(Spirit Lutheran’s Mission & Outreach Committee is pleased to welcome Pastor Lori as our guest author for January. She and her husband, Pastor Phil Ruge-Jones, are personal friends with the leaders of the Lutheran World Federation, and are well acquainted with the work of this hard-working organization.)
The Lutheran World Federation is an organization of Lutherans across the globe, created after World War 2 for a concentrated and collaborative effort for refugee resettlement. Seventy-five years later, LWF continues to do relief, humanitarian, and advocacy work around the world on behalf of 145 churches in 89 countries, representing over 74 million Lutherans. They have relationships with people “on the ground” to be able to accomplish this work quickly and effectively.
Through renewal of an old friendship and hosting an exchange student, I have made several friends at LWF in Geneva, Switzerland. In my conversations with them, I am most struck by their commitment to collaboration in their justice work. “Dialog pays off” is almost a mantra, and their dedication to dialog shows up across the hall in their work with the World Council of Churches; across the street in their work at the United Nations; across denominational lines in their ecumenical work (which we celebrate this Reformation anniversary year); and across religious lines in their interfaith work. That they cross gender, cultural, and socioeconomic lines goes without saying, as they can be found in all corners of the world. My friends there are committed to engaging across these lines, always rooted in solid Lutheran theology and language, starting from places of commonality and working within and around difference.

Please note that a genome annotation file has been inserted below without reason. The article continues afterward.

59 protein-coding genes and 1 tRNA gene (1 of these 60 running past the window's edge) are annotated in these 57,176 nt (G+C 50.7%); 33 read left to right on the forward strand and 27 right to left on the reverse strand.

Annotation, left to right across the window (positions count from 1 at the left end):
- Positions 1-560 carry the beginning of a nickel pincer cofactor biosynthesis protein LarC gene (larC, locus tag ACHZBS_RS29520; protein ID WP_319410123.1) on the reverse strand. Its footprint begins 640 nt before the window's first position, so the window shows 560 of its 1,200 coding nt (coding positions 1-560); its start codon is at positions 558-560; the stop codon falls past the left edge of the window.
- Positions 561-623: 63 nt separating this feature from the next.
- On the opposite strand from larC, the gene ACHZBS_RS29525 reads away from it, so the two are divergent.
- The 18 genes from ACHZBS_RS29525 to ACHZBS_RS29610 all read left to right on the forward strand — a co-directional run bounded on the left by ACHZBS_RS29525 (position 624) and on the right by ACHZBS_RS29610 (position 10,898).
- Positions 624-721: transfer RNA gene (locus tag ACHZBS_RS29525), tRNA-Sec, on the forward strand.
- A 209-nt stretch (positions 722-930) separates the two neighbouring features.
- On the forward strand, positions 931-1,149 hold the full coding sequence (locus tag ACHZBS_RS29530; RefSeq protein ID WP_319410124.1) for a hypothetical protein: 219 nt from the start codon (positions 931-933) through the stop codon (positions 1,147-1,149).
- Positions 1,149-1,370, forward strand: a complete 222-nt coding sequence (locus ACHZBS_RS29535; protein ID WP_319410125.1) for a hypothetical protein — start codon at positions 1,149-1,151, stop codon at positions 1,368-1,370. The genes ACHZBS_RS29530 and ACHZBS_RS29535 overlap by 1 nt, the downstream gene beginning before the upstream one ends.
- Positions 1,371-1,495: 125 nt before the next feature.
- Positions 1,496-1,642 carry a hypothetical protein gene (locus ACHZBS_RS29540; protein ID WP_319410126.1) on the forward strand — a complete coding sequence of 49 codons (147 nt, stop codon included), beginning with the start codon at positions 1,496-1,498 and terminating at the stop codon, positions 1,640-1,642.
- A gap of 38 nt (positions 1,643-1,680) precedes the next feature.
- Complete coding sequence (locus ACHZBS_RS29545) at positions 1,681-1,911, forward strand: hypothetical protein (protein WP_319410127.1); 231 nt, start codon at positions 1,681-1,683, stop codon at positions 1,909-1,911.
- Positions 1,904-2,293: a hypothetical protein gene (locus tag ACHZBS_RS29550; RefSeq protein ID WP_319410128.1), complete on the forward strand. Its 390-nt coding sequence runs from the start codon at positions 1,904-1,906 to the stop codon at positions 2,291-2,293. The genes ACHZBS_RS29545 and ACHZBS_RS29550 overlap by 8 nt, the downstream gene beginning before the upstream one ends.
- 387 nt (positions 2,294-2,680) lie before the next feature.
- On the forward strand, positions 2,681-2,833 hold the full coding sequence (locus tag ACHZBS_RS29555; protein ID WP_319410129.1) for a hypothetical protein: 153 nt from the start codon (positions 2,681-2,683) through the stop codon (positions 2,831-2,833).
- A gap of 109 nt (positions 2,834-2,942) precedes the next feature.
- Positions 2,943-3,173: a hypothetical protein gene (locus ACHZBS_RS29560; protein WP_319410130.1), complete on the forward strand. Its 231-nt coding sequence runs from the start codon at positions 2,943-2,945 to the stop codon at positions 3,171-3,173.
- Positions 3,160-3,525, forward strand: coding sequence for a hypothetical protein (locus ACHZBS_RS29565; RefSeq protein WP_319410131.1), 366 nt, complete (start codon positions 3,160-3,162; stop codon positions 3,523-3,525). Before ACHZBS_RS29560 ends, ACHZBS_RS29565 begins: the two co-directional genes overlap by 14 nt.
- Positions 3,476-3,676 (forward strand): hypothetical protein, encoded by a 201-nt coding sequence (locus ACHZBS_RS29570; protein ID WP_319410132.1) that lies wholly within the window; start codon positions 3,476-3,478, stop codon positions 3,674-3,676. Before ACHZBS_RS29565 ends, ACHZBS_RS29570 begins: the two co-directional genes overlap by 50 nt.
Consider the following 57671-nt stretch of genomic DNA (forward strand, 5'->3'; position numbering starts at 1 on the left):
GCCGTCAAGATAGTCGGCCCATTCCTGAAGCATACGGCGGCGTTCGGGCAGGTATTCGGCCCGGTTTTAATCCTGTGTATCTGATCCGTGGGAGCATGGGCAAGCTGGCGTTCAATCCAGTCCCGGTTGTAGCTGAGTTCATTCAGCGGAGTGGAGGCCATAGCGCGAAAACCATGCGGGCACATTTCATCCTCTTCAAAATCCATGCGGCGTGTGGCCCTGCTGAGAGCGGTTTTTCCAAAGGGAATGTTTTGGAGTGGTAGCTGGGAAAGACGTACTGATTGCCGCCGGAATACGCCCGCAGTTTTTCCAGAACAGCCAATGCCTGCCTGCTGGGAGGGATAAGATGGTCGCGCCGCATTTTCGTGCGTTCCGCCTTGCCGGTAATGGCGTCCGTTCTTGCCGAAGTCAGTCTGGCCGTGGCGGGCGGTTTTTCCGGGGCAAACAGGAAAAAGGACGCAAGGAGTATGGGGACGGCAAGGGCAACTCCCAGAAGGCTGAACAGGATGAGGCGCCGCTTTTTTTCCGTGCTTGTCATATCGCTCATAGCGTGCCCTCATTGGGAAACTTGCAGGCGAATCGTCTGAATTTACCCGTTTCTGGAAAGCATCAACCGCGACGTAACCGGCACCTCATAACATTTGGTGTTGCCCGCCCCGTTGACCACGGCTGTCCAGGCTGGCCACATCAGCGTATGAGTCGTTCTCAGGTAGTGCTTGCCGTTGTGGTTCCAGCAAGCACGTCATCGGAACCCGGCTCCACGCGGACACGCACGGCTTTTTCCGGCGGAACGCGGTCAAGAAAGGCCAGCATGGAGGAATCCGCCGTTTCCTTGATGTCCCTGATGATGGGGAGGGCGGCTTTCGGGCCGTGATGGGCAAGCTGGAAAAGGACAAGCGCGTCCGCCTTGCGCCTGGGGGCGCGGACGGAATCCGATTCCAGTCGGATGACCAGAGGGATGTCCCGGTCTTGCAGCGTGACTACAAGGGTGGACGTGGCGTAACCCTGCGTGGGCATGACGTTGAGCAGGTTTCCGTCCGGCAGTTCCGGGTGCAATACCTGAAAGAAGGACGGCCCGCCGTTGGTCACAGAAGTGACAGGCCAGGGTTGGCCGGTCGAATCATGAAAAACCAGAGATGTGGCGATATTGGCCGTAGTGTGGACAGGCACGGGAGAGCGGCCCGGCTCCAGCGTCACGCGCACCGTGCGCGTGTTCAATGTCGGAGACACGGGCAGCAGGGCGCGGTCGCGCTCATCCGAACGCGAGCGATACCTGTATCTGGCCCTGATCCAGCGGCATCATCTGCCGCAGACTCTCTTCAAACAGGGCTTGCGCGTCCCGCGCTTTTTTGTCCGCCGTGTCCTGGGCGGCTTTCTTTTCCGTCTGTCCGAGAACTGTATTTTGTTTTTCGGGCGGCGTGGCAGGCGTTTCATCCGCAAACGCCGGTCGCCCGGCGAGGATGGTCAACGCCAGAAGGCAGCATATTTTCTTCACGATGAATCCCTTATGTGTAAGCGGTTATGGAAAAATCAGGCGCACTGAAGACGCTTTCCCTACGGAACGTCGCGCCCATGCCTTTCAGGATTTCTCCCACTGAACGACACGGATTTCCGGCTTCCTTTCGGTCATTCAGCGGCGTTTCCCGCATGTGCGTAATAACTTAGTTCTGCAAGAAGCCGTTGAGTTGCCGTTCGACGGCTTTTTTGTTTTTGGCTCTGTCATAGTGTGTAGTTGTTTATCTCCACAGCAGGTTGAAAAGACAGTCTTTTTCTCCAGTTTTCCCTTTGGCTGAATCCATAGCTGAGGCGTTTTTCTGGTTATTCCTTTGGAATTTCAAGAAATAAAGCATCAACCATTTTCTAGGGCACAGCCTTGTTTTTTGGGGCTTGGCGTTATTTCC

Perhaps the most striking ministry of LWF I have witnessed myself is Augusta Victoria Hospital in East Jerusalem, on the Mount of Olives. In a city divided by walls and by fear, AVH serves children with cancer who are not “allowed” in other hospitals, many of them having traveled many miles and passed through many checkpoints to arrive at the hospital. Children are often accompanied by older grandparents, because their younger parents are seen as a security threat. Arabic Christian and Muslim children trek to AVH for treatment despite all the obstacles. The hospital is dependent on aid from the US and other countries, a mere fraction of the aid that goes to the Israeli government from the US; yet the monies are often frozen and not distributed to the hospital until sufficient political pressure is applied. This is the kind of diligence, advocacy, and faithfulness that is found in LWF.